His allegations out there, which were rebuffed by two of the car companies, as well as by a number of others, you know, were pretty wild. And I think it was -- you know, Obama's doing better among working-class people in Ohio than he is elsewhere, and this whole thing about the automobile bailout and the Jeep ad could make the difference.

COOPER: That was a point where Rahm Emanuel made earlier today on our program, about the impact that the auto bailout has had in Ohio.

GERGEN: Yes. Absolutely. BORGER: And you look at the unemployment numbers in some of these states like Ohio. They're lower than the national average. Voters there may be more optimistic, as the exit polls show, about the future of the economy.

And on the economy issue, I don't think that Romney is doing as well as he needs to be doing, overall. It's his key issue. He was way ahead on it. The exit polls show just a few points of difference.

COOPER: It's fascinating, what Peter Hamby just reported. We'll continue to follow it.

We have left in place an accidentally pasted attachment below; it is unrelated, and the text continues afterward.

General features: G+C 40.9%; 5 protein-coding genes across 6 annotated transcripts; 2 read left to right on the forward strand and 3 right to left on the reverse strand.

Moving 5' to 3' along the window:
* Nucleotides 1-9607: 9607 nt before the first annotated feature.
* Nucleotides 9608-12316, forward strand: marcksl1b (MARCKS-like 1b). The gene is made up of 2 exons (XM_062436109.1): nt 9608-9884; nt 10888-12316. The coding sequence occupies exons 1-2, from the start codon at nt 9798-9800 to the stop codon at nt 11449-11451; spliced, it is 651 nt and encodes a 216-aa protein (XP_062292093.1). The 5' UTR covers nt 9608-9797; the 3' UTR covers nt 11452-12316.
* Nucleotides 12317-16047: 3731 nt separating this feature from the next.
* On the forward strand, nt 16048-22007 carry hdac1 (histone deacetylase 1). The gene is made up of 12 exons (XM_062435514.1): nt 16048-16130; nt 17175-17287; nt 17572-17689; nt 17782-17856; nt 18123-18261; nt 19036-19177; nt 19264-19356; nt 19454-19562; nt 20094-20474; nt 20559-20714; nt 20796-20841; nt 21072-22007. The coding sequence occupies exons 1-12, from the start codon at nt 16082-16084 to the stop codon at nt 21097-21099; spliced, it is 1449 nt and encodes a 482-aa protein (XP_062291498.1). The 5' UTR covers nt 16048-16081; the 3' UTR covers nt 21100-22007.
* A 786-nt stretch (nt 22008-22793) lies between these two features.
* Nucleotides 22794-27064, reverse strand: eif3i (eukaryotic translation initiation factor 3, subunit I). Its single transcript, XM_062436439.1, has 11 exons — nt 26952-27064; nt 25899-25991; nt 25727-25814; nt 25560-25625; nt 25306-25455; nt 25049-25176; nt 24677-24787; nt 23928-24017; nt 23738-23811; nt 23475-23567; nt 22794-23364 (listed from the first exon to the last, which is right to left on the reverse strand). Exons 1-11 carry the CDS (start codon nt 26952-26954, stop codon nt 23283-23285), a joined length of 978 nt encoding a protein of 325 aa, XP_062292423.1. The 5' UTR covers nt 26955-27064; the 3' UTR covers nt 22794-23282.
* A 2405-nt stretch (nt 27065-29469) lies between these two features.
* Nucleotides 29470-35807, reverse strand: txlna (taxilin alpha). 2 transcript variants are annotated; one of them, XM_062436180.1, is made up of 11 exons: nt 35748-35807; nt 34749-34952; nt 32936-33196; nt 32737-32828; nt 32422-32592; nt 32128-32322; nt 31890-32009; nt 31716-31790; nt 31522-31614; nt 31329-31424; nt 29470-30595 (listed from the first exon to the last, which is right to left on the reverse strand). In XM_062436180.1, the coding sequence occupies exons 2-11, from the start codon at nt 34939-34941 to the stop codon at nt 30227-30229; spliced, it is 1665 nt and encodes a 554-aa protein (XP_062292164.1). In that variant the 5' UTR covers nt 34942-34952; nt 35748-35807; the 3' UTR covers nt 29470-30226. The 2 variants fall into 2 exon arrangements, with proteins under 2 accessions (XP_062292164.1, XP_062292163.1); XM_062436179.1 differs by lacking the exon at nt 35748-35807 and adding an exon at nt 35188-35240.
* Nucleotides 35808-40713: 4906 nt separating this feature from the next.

Obviously, we are just minutes away from the first wave of poll closings. Battleground state of Virginia is on the line. We're at election watch parties in the president's hometown of Chicago, as well, and in Mitt Romney's hometown of Boston. We're obviously anxious to see if we can make our first battleground state projection ahead. Stay tuned.



UNIDENTIFIED FEMALE: The presidential race has been won by Governor Ronald Reagan of California.

UNIDENTIFIED MALE: George Herbert Walker Bush, 41st president of the United States.

UNIDENTIFIED MALE: Governor Clinton is now President Bill Clinton.

UNIDENTIFIED MALE: Too close to call.

UNIDENTIFIED MALE: George W. Bush, re-elected.

UNIDENTIFIED MALE: Barack Obama, president-elect of the United States.



BLITZER: We're closing in on the first results in the battle for the White House.

COOPER: We can only guess how late the night will go. It is going to be an exciting night, and how close it will be.


ANNOUNCER: Across the land, this is the moment when Americans choose their leader and chart their future.